We've already brought you coverage of Intel's 2004 CPU and Chipset roadmap but have failed to point out one glaring fact: none of Intel's forthcoming chipsets seem to offer AGP support.

In the past, Intel has stated that the PCI Express transition will be very fast, and their chipset strategy seems to be supporting that goal. Reading through the Intel roadmaps and chipset specifications that are available, none of the 925X or 915 chipsets list an AGP interface as a part of their specification.

We originally assumed that this was a bit of an oversight so we consulted Intel's motherboard roadmaps - what we found was more support for our theory: none of Intel's motherboards based on the 925X and 915 chipsets (Alderwood and Grantsdale) feature an AGP slot.

All of Intel's desktop motherboards will either feature a PCI Express x16 slot for graphics or use integrated graphics and thus forgo an external graphics slot altogether. This strategy of forcing users who want to upgrade to the latest chipsets to move to PCI Express is something Intel has tried in the past, not with graphics but with memory technologies. We would caution against drawing much more of a parallel between this and the Rambus fiasco of 1999 as the industry has already agreed on a move to PCI Express; a decision which wasn't there during the Rambus period. It's an interesting way of forcing the industry to adapt new technologies as soon as they are available, and with Intel commanding the vast majority of the PC marketshare it can be an effective one.

However, Intel's chipset strategy does leave a niche open in the marketplace. The road is now paved for SiS and VIA to step in and gain precious P4 marketshare by providing DDR2 and PCI Express support along with an AGP interface as a transitional platform. Although no one will argue that PCI Express is a superior technology in the long run, the performance benefits on day 1 will be negligible.

We are waiting to hear from some of the Taiwanese manufacturers to confirm our findings, but if what we've seen is true you should make sure your budget can handle a new graphics card in addition to that motherboard upgrade.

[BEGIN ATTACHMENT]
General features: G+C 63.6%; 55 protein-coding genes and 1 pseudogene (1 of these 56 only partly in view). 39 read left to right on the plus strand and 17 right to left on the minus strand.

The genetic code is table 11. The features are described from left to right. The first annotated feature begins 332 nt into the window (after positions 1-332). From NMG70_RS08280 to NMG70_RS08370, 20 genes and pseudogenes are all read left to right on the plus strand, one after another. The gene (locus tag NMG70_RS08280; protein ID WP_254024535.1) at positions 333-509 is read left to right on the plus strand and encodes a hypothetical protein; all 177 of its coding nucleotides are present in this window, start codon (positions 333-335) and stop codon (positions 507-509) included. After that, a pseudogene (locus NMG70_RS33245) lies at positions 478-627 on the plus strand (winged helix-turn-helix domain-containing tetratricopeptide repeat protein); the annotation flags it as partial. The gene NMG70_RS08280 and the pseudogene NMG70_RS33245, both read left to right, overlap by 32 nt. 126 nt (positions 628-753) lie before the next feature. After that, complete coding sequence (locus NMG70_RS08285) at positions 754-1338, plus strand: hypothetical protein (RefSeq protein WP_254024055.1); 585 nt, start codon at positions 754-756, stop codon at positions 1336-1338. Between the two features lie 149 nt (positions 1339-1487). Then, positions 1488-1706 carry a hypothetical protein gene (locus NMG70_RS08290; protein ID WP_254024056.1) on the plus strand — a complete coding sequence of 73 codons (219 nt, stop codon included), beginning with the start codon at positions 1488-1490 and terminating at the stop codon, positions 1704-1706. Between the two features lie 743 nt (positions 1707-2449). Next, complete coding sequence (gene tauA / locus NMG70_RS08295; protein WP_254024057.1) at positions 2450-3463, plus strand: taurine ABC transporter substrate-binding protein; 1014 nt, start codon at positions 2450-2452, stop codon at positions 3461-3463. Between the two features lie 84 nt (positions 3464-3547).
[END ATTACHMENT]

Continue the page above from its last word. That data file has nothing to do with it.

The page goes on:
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  • Captante - Sunday, February 01, 2004 - link

    For me the decision will actually have no effect, I had already planned on (eventually)
    upgrading to an A-64, & especially now that I see Via has already got a plan in place to include both PCI Express & AGP 8X in the K8T890 board, I will be doing said upgrade shortly after that board hits the market... no doubt PCI-Express is the way of the future for high end graphics boards & perhaps the RAMBUS comparision
    was a little extreme, but it still seems stupid to me for Intel to attempt to force-feed a graphics card upgrade on customers, if they want the most up to date Intel motherboard chipset.
    Of course this will help Via tremendously, as well as any other chipset maker who includes both
    AGP 8X & PCI-express, as I'm sure SIS & ALI will
    both do.
    I for one, don't plan on replacing my Radeon 9800
    Pro until like next fall (or until I burn it up),
    but I would like to upgrade to an A-64 before that time... the odds of me buying a P-4 were already very slim, but with this move (if Intel
    sticks to it) make the chances change from slight
    to none & I know for a fact that MANY other PC -
    enthusiests are in the same exact situation.
    Reply
  • Souka - Saturday, January 31, 2004 - link

    and intel charged a licensing fee with RAMBUS..... PCI-E doesn't have this....

    just like the good ole Beta vs VHS.... Beta is better, but had licensing fees.... VHS was a more open standard....and hence ruled.

    Reply
  • Stlr22 - Saturday, January 31, 2004 - link

    I'm no sure about comparing the Rambus "fiasco" to this situation.There are differences.One of the major differences being the backing of the indursty to use PCI-Express. Intel was all alone with Rambus.


    Reply
  • Reflex - Saturday, January 31, 2004 - link